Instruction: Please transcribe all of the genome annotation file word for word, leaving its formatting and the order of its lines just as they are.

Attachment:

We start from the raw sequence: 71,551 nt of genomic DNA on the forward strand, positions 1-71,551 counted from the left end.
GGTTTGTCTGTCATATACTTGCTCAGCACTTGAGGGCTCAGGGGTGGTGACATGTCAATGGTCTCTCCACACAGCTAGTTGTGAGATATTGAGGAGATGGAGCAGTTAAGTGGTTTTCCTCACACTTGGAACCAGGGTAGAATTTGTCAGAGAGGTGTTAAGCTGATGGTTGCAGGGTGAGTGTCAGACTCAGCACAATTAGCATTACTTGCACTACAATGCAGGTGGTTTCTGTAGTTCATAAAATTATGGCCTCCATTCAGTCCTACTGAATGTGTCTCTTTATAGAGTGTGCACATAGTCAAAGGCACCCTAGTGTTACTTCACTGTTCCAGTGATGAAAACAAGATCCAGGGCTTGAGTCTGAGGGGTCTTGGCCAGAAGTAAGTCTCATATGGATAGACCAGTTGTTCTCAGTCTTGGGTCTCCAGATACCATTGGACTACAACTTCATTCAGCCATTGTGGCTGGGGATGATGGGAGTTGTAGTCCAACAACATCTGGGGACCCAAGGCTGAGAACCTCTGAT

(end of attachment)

We start from the raw sequence: 71,551 nt of genomic DNA on the forward strand, positions 1-71,551 counted from the left end.
GGTTTGTCTGTCATATACTTGCTCAGCACTTGAGGGCTCAGGGGTGGTGACATGTCAATGGTCTCTCCACACAGCTAGTTGTGAGATATTGAGGAGATGGAGCAGTTAAGTGGTTTTCCTCACACTTGGAACCAGGGTAGAATTTGTCAGAGAGGTGTTAAGCTGATGGTTGCAGGGTGAGTGTCAGACTCAGCACAATTAGCATTACTTGCACTACAATGCAGGTGGTTTCTGTAGTTCATAAAATTATGGCCTCCATTCAGTCCTACTGAATGTGTCTCTTTATAGAGTGTGCACATAGTCAAAGGCACCCTAGTGTTACTTCACTGTTCCAGTGATGAAAACAAGATCCAGGGCTTGAGTCTGAGGGGTCTTGGCCAGAAGTAAGTCTCATATGGATAGACCAGTTGTTCTCAGTCTTGGGTCTCCAGATACCATTGGACTACAACTTCATTCAGCCATTGTGGCTGGGGATGATGGGAGTTGTAGTCCAACAACATCTGGGGACCCAAGGCTGAGAACCTCTGAT